Watch a rare 5-planet alignment spike in the sky this weekend

Watch a rare 5-planet alignment spike in the sky this weekend

The event began in early June and continued to get brighter and easier to see as the month progressed, according to Sky & Telescope editor Diana Hannikainen.

A waning crescent moon will join the party between Venus and Mars on Friday, adding another celestial object to the lineup. The moon will represent Earth’s relative position in alignment, meaning this is where our planet will appear in planetary order.

This rare phenomenon hasn’t happened since December 2004, and this year the distance between Mercury and Saturn will be smaller, according to Sky & Telescope.

Astronomers will need to have a clear view of the eastern horizon to spot the incredible phenomenon, Hannikainen said. Humans can see the planetary spectacle with the naked eye, but binoculars are recommended for the best viewing experience, she added.

The best time to see all five planets is an hour before sunrise, she said. The night before you plan to see the lineup, check when the sun will rise in your area.

Some astronomers are particularly excited about the celestial event, including Hannikainen. She flew from her home west of Boston to a beach town along the Atlantic Ocean to ensure an optimal view of the lineup.

“I’ll be out there with my binoculars, looking east and southeast and crossing all my fingers and toes so it’s all clear,” Hannikainen said.

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You don’t need to move to catch a glimpse of the action, as it will be visible to people all over the world.

Astronomers in the northern hemisphere can view planets from the east to southeast horizon, while those in the southern hemisphere should look along the east-northeast horizon. The only requirement is a clear sky in the direction of the alignment.

The next day, the moon will have continued its orbit around the Earth, misaligning it with the planets, she said.

If you miss the alignment of the five planets in sequential order, the next one will be in 2040, according to Sky & Telescope.

There will be seven more full moons in 2022, according to The Old Farmers’ Almanac:
  • June 14: Strawberry Moon
  • July 13: Buckmoon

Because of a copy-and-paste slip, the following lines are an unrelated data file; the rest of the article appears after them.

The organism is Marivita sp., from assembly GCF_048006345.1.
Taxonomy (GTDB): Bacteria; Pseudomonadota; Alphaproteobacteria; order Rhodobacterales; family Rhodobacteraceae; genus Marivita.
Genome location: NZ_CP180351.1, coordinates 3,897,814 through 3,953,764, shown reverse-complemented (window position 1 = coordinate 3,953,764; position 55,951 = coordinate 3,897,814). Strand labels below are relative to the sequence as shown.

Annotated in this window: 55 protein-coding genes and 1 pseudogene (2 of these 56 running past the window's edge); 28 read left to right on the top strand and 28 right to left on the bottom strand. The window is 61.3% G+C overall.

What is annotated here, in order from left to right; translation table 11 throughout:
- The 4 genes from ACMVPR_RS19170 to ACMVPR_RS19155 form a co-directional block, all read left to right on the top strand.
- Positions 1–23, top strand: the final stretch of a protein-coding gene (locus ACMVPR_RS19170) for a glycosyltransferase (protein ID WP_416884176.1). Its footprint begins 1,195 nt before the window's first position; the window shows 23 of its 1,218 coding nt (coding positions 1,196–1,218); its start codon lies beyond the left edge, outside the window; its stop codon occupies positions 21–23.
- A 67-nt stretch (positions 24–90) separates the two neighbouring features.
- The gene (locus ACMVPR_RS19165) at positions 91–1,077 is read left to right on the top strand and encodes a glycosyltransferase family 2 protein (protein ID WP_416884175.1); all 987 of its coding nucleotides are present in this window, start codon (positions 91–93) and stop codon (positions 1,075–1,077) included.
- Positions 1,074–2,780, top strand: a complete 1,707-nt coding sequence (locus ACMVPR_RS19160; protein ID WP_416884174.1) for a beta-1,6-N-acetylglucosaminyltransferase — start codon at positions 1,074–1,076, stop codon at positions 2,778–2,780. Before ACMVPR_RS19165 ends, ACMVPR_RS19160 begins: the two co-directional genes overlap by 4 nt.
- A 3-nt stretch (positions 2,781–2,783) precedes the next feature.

• August 11: Sturgeon Moon
  • September 10: Harvest Moon
  • October 9: Hunter’s Moon
  • November 8: Beaver Moon
  • December 7: Cold Moon
These are the popularized names associated with the monthly full moons, but the meaning of each may vary among Native American tribes.

Lunar and solar eclipses

There will be another total lunar eclipse and partial solar eclipse in 2022, according to The Old Farmer’s Almanac.
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Partial solar eclipses occur when the moon passes in front of the sun but blocks only part of its light. Be sure to wear appropriate eclipse glasses to safely view solar eclipses, as sunlight can damage the eyes.

A partial solar eclipse on October 25 will be visible to those in Greenland, Iceland, Europe, northeast Africa, the Middle East, western Asia, India, and western China. None of the partial solar eclipses will be visible from North America.

A total lunar eclipse will also be on display for those in Asia, Australia, the Pacific, South America and North America on Nov. 8 between 3:01 a.m. ET and 8:58 a.m. ET — but the moon will will lie for those in eastern parts of North America.

meteor showers

Check out the 11 remaining showers that will peak in 2022:
  • Southern Delta Aquarids: July 29-30
  • Alpha Capricornids: July 30-31
  • Perseids: August 11 to 12
  • Orionids: October 20 to 21
  • Southern Taurids: November 4-5
  • Northern Taurids: November 11-12
  • Leonids: November 17 to 18
  • Geminids: December 13 to 14
  • Ursids: December 21 to 22

If you live in an urban area, you might want to drive to a place that isn’t littered with city lights to get the best view.

Find an open area with a wide view of the sky. Make sure you have a chair or blanket so you can look up. And give your eyes about 20-30 minutes – without looking at your phone or other electronics – to adjust to the darkness so the meteors are easier to spot.

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